Powerfully Bold or Merely Obnoxious?

Description

If we love Christ, and if God's Word is our authority, then how we treat others should be shaped by Scripture.

The woman at the table beside me was loud in her slam. "No thank you, I'm a Christian!" The waiter looked a little stunned by her intensity and mumbled something indiscernible as he backed away from the table. I felt embarrassed.

Don't misunderstand; I'm not embarrassed to share my faith, to identify myself as a Christian, or to explain the gospel to people. But I am embarrassed when "Christianity" leaves a blow like a billy club, or it sends out shockwaves, leaving an awkward wake of silence in the aftermath. The gospel can bring conviction (and that can include silence), but the gospel is never obnoxious.

The gospel is offensive enough without us adding rude behavior to its message.

I feel for the lady who stunned the waiter with her intense "proclamation of faith."

Look to the Man

I feel for her because she is probably a passionate woman with strong convictions. But she doesn't look like the Man she claims to follow. She may have a true love for Christ and His Word. But if she loves Christ, and if God's Word is her authority, how she treats others should be shaped by Scripture. If she is as rude to others as she was to this waiter, she probably has few friends and little opportunity for sharing the gospel effectively.

But I feel worse for the waiter. If he doesn't know Christ, an obnoxious response will certainly not draw him to the Life-Giver. No matter how intensely I may oppose another individual's opinions or disagree with his or her behavior, I have a responsibility to convey truth in a gracious way:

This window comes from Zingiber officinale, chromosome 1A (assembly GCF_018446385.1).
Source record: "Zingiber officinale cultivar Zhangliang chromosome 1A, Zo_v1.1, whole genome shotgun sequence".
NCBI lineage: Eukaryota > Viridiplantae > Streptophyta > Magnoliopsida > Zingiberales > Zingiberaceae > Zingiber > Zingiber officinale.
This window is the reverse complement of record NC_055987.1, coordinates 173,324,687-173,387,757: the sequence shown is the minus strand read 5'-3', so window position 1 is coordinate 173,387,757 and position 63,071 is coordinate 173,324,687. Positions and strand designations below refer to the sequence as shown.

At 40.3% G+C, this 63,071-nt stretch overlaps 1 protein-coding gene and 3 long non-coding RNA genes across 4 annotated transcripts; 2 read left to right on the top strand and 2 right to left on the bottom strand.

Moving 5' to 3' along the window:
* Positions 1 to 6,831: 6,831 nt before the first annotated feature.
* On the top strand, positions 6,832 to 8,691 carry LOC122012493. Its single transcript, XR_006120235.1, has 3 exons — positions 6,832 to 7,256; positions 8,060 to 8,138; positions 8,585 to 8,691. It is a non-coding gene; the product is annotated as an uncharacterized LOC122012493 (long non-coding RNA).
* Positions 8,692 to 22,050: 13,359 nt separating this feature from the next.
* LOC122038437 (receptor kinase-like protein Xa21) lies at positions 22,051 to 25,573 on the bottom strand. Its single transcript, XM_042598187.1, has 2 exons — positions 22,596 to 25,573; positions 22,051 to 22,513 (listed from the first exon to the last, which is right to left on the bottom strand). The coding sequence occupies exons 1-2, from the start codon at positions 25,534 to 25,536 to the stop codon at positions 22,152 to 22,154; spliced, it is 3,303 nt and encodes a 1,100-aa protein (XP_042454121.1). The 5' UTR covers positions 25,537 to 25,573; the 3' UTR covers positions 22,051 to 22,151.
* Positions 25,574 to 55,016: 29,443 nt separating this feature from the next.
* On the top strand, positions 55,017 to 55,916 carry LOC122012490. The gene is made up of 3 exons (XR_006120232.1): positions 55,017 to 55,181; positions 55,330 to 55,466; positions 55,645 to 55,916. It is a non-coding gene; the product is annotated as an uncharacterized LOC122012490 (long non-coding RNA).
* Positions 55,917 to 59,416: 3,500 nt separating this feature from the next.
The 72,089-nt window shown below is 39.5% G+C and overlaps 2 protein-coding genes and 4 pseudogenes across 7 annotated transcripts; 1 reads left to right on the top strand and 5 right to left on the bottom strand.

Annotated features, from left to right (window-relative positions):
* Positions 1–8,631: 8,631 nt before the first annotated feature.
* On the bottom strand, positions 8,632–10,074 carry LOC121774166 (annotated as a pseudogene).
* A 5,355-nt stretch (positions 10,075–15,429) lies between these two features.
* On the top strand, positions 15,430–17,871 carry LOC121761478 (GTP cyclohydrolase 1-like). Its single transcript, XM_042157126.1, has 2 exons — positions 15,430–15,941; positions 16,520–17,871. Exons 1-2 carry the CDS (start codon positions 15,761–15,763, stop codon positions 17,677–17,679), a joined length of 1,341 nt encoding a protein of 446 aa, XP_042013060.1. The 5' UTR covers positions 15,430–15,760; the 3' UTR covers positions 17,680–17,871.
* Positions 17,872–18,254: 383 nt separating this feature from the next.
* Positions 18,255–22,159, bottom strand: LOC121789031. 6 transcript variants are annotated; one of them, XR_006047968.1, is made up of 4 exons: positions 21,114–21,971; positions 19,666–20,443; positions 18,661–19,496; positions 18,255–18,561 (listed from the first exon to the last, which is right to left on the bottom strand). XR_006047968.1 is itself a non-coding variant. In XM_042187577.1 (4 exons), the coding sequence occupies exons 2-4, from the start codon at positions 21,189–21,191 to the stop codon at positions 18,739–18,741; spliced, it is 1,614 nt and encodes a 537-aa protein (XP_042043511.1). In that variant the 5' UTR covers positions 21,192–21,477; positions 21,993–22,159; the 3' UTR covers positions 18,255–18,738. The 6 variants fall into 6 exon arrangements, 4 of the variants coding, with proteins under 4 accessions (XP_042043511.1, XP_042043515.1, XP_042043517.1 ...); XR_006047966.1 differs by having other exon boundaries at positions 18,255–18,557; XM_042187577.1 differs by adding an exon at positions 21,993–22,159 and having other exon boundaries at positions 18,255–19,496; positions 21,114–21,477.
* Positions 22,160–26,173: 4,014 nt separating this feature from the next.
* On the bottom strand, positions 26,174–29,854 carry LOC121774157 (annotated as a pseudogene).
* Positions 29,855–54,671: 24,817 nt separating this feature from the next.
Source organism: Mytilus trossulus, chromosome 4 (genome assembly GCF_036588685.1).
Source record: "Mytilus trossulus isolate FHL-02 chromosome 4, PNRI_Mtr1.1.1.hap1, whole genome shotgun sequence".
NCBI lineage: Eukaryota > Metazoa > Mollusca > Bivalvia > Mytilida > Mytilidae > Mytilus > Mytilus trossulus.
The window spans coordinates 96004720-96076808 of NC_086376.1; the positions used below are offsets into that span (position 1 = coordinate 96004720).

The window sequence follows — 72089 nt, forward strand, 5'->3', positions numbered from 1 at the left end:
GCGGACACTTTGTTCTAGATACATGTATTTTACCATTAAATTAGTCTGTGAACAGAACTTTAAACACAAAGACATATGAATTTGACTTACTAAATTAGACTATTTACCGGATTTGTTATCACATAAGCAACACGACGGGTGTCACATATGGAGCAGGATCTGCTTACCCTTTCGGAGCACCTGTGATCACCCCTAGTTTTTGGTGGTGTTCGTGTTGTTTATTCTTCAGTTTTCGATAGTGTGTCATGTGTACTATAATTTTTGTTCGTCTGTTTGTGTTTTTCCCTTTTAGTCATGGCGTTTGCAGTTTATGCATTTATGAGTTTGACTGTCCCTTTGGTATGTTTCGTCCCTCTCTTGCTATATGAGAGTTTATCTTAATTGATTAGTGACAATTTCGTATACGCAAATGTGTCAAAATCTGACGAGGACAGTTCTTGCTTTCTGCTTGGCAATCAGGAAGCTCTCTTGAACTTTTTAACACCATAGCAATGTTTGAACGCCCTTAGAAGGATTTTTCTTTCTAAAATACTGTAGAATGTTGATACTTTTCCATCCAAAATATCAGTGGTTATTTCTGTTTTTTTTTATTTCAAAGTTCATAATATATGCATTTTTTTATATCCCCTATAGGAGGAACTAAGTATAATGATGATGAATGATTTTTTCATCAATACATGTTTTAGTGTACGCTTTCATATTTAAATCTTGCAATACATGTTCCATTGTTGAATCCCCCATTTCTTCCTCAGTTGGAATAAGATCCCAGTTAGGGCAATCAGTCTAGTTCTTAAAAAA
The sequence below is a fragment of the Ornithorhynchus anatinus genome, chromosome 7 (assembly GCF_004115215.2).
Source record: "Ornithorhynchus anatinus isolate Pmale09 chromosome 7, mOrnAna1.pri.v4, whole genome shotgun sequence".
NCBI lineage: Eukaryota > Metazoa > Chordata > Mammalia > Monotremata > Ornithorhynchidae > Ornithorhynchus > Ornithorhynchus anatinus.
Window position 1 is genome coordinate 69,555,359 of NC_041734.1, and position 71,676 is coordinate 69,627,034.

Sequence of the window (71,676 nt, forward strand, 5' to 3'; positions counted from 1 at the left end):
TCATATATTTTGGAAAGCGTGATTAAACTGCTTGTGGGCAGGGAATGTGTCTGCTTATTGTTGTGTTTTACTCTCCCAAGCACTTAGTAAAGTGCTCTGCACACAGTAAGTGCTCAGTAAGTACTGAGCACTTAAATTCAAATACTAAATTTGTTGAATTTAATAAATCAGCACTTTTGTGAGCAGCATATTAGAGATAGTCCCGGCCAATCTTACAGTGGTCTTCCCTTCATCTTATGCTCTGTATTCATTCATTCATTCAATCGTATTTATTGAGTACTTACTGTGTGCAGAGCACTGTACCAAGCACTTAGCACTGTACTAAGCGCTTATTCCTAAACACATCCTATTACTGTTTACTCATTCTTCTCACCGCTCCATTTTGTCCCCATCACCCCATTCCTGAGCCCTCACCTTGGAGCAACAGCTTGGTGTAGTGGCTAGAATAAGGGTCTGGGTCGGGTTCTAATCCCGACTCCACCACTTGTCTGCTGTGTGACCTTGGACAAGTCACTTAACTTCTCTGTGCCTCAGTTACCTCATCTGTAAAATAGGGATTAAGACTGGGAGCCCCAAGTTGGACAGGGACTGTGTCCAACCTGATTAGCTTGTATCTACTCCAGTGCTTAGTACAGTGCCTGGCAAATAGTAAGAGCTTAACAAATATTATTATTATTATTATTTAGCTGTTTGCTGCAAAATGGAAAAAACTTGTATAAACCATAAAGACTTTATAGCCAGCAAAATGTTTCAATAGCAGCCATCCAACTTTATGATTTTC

Rather, speaking the truth in love, we are to grow up in every way into him who is the head, into Christ (Eph. 4:15).

Walk in wisdom toward outsiders, making the best use of the time. Let your speech always be gracious, seasoned with salt, so that you may know how you ought to answer each person (Col. 4:5–6).

The words of a wise man's mouth win him favor (Eccles. 10:12).

Be Salty

If you have the opportunity to see the general public today, please be winsome, gracious, and kind. Let your words be salty with truth but also be gentle because of the grace you've received.

Let your words be salty with truth but also be gentle because of the grace you've received. TWEET THIS

How you interact with others and the choices you make are a reflection on the One you claim to follow.

How are you responding to those you disagree with?

By Kim Wagner

Please register for a free account to view this content

We hope you have enjoyed the 10 discipleship resources you have read in the last 30 days.
You have exceeded your 10 piece content limit.
Create a free account today to keep fueling your spiritual journey!

Already a member? Login to iDisciple

Related
Coming to Your Senses
June Hunt
Dwelling on Anger
Lisa Bevere
The Problem with Forgiveness
Jeff Schreve
Avoiding the Sin of Slander
Back to the Bible
Wounded By Friendly Fire: Forgiveness
Dot Bowen
Follow Us

Want to access more exclusive iDisciple content?

Upgrade to a Giving Membership today!

Already a member? Login to iDisciple